Australia: Same Sex Relationships – Changes To Commonwealth Superannuation Funds

Last Updated: 11 December 2008
Article by Andrew McCormack

The Same Sex Relationships (Equal Treatment in Commonwealth Laws – Superannuation) Bill 2008 has passed the Senate with amendments and has been remitted to the House of Representatives.

This Bill is part of a suite of new legislation introduced by Federal Attorney-General Robert McLelland to equalise rights between married and same sex couples and children of those relationships. It will enable them to access superannuation benefits after a member of a superannuation fund dies.

The Bill, whilst considered by some to be controversial, allows for equal treatment of members of Commonwealth superannuation schemes where they are in a same sex relationship.

The Bill amends Commonwealth superannuation schemes, including:

  • Defence Force Retirement and Death Benefits Act 1973;
  • Defence Forces Retirement Benefits Act 1948;
  • Federal Magistrates Act 1999;
  • Governor-General Act 1974;
  • Judges Pensions Act 1968;
  • Law Officers' Act 1964;
  • Parliamentary Contributory Superannuation Act 1948;
  • Superannuation Act 1922; and
  • Superannuation Act 1976.

The effect of these amendments will be to change particular definitions in the Acts to enable the same-sex partners and children of a same-sex relationship of Commonwealth public servants, military personnel, parliamentarians, judicial officers and other statutory legal officers (such as the Solicitor-General) access superannuation payments and pensions paid under defined benefit superannuation funds.

Under the present superannuation schemes, a same sex partner of a member of a Commonwealth superannuation scheme cannot obtain direct access to the reversionary death benefit once the member of the fund has died.

The Bill aims to amend the definitions to ensure that death benefits can be conferred on de facto same sex partners and children of a same sex relationship.

The legislation will also amend the superannuation schemes to enable a child of an opposite sex relationship to have the same entitlement to access a reversionary death benefit as a child of a same sex relationship.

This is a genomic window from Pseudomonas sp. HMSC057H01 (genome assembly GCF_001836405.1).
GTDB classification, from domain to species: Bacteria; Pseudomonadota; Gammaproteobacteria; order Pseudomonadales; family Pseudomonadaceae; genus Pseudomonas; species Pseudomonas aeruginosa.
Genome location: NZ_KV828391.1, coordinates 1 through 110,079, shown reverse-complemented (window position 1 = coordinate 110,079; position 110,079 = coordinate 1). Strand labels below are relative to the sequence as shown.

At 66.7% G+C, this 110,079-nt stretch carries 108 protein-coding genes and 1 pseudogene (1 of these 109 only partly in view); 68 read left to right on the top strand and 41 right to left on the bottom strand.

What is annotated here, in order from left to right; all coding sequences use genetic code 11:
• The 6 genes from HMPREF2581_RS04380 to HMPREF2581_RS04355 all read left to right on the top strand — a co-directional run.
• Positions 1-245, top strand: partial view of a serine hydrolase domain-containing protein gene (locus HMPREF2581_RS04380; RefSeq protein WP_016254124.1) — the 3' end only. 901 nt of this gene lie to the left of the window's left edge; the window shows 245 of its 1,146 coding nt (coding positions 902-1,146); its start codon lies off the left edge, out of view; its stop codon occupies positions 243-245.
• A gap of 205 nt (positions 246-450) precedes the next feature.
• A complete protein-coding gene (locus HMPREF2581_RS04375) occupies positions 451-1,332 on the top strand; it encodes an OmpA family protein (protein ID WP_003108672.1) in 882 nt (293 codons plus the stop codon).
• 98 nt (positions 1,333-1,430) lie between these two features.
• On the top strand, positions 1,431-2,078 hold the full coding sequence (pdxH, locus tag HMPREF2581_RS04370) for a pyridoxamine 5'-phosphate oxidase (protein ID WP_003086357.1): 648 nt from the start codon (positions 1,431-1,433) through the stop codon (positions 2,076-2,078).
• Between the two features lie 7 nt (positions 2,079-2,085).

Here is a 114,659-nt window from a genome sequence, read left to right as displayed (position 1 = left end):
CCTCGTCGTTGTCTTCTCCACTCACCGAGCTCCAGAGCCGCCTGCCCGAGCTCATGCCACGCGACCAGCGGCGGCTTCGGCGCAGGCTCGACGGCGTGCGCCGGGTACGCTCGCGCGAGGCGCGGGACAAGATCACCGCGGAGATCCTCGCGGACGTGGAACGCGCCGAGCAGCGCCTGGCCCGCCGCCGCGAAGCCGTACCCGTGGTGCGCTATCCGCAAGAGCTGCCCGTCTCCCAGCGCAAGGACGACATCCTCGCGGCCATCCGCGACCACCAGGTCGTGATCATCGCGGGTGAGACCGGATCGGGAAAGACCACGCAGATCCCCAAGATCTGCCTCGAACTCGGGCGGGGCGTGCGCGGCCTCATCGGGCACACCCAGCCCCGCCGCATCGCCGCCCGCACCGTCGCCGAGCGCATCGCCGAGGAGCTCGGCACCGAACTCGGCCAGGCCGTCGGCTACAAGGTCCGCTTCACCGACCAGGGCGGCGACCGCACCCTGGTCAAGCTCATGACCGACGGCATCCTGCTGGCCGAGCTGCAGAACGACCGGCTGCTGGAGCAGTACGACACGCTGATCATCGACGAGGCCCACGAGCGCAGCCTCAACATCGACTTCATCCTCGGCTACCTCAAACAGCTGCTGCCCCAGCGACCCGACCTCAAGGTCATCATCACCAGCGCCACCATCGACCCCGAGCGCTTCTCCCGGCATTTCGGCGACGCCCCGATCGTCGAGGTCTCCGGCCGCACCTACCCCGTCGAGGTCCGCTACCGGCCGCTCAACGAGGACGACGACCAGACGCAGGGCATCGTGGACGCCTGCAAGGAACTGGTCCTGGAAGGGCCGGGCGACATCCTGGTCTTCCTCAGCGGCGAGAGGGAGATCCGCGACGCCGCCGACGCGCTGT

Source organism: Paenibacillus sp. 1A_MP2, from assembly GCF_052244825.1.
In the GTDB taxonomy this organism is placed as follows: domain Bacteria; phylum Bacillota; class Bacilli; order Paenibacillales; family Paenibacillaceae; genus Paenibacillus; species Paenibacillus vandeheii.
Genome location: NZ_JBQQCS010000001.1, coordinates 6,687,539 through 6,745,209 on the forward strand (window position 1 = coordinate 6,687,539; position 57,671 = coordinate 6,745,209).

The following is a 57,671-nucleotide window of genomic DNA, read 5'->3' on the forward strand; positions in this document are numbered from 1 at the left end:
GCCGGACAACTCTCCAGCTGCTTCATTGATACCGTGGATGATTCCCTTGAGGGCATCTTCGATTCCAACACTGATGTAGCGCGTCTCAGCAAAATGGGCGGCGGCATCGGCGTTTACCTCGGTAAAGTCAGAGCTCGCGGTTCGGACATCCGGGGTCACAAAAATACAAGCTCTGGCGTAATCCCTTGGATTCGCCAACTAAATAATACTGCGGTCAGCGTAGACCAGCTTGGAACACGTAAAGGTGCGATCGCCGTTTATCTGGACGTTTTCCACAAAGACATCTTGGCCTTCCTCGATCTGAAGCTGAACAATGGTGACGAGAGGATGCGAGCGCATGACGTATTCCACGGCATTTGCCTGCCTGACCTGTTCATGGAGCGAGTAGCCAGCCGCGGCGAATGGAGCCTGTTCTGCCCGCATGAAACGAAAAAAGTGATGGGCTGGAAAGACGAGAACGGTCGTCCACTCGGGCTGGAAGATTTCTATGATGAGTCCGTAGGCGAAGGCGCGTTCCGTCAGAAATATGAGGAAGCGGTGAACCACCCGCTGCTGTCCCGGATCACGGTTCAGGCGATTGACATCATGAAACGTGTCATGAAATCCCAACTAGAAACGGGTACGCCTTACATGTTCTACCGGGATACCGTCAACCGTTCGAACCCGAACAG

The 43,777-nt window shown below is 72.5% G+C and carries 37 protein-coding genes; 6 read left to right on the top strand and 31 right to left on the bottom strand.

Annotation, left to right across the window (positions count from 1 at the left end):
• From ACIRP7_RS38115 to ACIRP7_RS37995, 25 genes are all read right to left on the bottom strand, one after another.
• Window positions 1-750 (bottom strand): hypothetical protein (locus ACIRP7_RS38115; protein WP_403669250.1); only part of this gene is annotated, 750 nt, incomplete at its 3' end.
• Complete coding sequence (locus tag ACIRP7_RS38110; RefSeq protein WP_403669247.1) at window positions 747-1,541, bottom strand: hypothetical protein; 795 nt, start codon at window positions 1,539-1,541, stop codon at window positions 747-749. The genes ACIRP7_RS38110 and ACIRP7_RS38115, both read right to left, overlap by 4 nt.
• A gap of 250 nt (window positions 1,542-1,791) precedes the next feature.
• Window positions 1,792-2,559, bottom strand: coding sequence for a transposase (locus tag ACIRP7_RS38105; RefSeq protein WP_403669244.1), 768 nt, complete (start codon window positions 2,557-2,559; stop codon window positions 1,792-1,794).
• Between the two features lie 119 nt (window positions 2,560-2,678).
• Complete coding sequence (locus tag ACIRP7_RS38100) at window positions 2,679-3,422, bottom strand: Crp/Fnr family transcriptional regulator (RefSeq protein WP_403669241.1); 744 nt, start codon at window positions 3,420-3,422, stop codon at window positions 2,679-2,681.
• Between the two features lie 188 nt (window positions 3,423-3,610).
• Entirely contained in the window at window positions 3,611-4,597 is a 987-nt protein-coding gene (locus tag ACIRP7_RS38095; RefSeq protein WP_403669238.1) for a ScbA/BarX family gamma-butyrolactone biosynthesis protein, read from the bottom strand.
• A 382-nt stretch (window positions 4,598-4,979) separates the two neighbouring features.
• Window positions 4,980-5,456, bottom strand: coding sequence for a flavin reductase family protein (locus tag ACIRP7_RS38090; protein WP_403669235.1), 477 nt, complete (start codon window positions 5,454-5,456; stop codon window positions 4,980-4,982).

The fundamental change will be two particular definitions within the Acts. Presently, most Acts refer to a marital relationship and the proposed amendments will amend the term from "marital relationship" to "couple relationship". The explanatory memorandum to the Bill notes that the term "couple relationship" will incorporate relationships between persons of the same sex in specified circumstances, as well as those relationships that have previously been referred to as "marital" relationships.

The definition of couple relationship which will be inserted into the relevant Acts was discussed by the Senate in Committee. The Government's proposed definition is:

For the purposes of [the relevant] Act, a person had a couple relationship with another person at a particular time if the person ordinarily lived with that other person as that other person's partner on a permanent and bona fide domestic basis at that time.

This definition closely resembles the definition of a de facto relationship and, during the Committee stage in the Senate, Senator Barnaby Joyce specifically questioned the Government on the criteria that would be used to determine whether a couple relationship existed.

Senator Penny Wong (representing the Attorney- General in the Senate) clarified the Government's position that, in respect of parties who are married – by virtue of the fact that they are married – will be considered to be in a couple relationship. Parties who are not married and who may fall under the definition of couple relationship will need to satisfy similar criteria to those set out in the amendments to the Acts Interpretation Act 1901 which will address a new definition of "de facto relationship" and "genuine domestic basis". Parties who are in a relationship that has been registered under a State or Territory law in relation to same sex relationships will be considered to be in a couple relationship.

The terms "husband" or "wife" will be replaced with "partner".

A new definition will be inserted into the relevant Acts in respect of a child where a child is "a child of a couple relationship". This is defined as a child who was:

  1. born of the couple relationship;
  2. adopted by the people in the couple relationship during the period of the relationship; or
  3. a product of the couple relationship.

Not surprisingly, the Bill is not supported by the Family First Party, but has the support of the Liberal Party and certain members of the National Party.

The Bill has passed the Senate, with both Government and Opposition amendments and will now return to the House of Representatives for the members of the House to agree to the Senate amendments.

No date has yet been set for the Bill to come into effect, but it may well be the case that the provisions will commence at the same time as the amendments to the Family Law Act relating to de facto relationships which are likely to commence in March 2009.

© HopgoodGanim Lawyers

Australia's Best Value Professional Services Firm - 2005 and 2006 BRW-St.George Client Choice Awards

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